Eric Klien Interview write-up: 

Group 6: Ousmane, Armando, and Oscar 

Our group asked two questions of Eric Klien. The first was whether he thought that the Lifeboat Foundation was constructing problems that aren’t yet real. In other words, we wondered if making disaster plans for an imagined problem works to create the problem in reality. This question was based on an idea from Bostrom’s essay “Existential Risks” about unknown subjective realities being just as risky as objective realities.

Mr. Klien, using Bostrom’s writings to help him elucidate his point, replied that Lifeboat’s “approach to existential risk cannot be one of trial and error. There are no trials … we must take proactive willingness to take decisive preemptive action. Since there are subjective risks that would have 100% mortality risks, we should take action to make sure these subjective risks don’t become objective realities”. Lifeboat’s philosophy to take “decisive preemptive action” seems good on the surface, especially if they are helping to create public disaster plans for certain extinction scenarios.

Unfortunately, Mr. Klien strayed from our original question of whether creating a public log some some extinction scenarios — and not others — works to manifest these extinction scenarios. Klien finished his answer to our question with the remark that “we live in a universe where there are no survivors, so you should do what you need to ensure your own survival”. Perhaps Klien believes that LIfeboat’s ledger of existential crises may push reality toward those crises, but if it does, members of Lifeboat will be more prepared to “ensure their own survival” than most.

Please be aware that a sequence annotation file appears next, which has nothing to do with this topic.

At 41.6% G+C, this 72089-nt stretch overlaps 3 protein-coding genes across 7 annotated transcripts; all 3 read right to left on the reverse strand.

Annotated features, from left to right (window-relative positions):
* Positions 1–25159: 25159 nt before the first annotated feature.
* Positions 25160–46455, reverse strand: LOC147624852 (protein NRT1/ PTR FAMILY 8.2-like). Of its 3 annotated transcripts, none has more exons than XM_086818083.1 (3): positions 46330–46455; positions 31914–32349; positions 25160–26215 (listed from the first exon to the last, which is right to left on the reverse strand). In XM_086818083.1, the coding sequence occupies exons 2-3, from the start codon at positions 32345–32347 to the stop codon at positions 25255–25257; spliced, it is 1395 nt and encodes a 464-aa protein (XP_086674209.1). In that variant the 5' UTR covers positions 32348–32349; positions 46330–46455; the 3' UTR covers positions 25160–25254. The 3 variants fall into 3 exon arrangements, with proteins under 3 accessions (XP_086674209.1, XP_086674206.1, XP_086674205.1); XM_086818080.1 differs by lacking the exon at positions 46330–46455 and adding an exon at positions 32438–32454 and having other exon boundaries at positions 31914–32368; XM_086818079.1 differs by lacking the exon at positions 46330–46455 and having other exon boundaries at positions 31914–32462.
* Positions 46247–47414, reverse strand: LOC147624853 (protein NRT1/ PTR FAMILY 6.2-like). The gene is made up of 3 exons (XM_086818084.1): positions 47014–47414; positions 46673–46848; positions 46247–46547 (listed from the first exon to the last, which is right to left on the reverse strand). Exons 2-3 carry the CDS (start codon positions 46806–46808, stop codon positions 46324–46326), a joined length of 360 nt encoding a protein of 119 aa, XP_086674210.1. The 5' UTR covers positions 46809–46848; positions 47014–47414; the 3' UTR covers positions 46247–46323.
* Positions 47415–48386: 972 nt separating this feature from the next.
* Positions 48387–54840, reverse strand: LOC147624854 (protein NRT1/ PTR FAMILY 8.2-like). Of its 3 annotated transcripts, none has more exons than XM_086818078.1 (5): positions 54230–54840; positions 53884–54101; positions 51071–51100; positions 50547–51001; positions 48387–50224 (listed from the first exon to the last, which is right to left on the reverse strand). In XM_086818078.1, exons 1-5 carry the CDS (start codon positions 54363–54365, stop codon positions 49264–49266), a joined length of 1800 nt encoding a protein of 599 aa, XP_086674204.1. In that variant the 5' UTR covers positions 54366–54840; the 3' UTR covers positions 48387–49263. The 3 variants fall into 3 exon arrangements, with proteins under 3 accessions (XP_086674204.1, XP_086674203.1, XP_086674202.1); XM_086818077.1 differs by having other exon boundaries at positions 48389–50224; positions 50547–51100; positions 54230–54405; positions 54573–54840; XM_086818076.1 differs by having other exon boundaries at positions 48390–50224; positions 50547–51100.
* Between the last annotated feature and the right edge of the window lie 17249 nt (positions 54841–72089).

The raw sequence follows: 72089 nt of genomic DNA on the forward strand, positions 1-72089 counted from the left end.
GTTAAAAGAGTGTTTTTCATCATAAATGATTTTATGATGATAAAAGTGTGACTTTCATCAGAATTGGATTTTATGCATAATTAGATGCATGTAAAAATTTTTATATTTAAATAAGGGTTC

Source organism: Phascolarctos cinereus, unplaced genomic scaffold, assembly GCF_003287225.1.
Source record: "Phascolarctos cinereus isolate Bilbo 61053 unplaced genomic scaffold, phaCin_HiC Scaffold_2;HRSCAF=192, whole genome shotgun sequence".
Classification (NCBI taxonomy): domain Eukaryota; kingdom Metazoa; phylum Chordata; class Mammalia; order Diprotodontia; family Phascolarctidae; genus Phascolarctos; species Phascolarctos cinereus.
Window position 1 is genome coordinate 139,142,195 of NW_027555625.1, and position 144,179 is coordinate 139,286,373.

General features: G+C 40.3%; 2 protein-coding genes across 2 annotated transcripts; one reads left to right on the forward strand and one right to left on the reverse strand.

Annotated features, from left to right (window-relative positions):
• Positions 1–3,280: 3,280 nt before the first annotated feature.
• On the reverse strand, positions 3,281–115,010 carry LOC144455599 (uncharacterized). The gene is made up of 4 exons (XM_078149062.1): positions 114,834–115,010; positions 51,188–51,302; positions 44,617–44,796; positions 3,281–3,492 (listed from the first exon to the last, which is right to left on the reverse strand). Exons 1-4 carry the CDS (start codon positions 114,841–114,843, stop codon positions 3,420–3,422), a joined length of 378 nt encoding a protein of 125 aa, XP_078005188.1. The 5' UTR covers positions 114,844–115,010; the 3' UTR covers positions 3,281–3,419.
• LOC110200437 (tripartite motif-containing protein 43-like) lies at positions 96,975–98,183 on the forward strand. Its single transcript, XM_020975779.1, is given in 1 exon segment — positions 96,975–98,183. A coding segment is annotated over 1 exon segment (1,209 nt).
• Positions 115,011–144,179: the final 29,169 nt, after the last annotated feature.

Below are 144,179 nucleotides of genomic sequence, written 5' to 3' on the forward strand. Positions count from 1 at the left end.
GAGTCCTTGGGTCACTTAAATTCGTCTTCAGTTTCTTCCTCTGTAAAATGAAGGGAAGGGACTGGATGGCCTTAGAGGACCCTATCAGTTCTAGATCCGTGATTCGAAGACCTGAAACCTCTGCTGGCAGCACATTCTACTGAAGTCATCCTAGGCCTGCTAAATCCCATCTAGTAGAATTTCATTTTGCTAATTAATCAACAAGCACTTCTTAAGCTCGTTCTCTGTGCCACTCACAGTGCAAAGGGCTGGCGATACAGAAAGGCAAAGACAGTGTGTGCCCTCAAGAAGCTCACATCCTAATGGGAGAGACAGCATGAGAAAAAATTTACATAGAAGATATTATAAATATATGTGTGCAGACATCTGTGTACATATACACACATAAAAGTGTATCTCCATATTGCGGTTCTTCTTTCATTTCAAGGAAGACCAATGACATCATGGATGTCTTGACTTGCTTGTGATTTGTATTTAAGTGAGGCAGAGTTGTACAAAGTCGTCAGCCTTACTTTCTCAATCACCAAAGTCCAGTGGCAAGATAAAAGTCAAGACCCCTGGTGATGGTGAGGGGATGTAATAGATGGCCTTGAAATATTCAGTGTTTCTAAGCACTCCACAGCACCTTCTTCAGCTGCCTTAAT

Our second question was about Lifeboat’s strategies to get in front of people or organizations that can make their research possible for the long-term. Had they been in contact with organizations that possessed the ability to support their research? Which organizations had Lifeboat spoken with that helped them bolster their initiative?

Mr. Klien was most proud of Lifeboat’s large list of advisory board members, which he attributes to the National Institute of Health posting “the recipe” to the 1918 flu virus (linked here). This, he reported, spurred a lot of new members to start joining. The more board members that join, the better connected Lifeboat is, which helps them achieve goals faster, and get in touch with the right people for their initiatives.

Lifeboat’s biggest success in reaching influential organizations was when the US Navy contacted them for help with cyber security. Cyber security, he noted, is a big issue in modern governance. He finished his response with an anecdote about how Russia and Ukraine have been in a cyber-war for quite some time, during which Russian hackers shut down nearly all of the servers of one of Ukraine’s largest shipping company. Klien’s focus here was to imply that eventually, hackers will be able to sabotage the AI systems that we (humans) will come to depend on. And when they do, Lifeboat will be there with the disaster plan ready.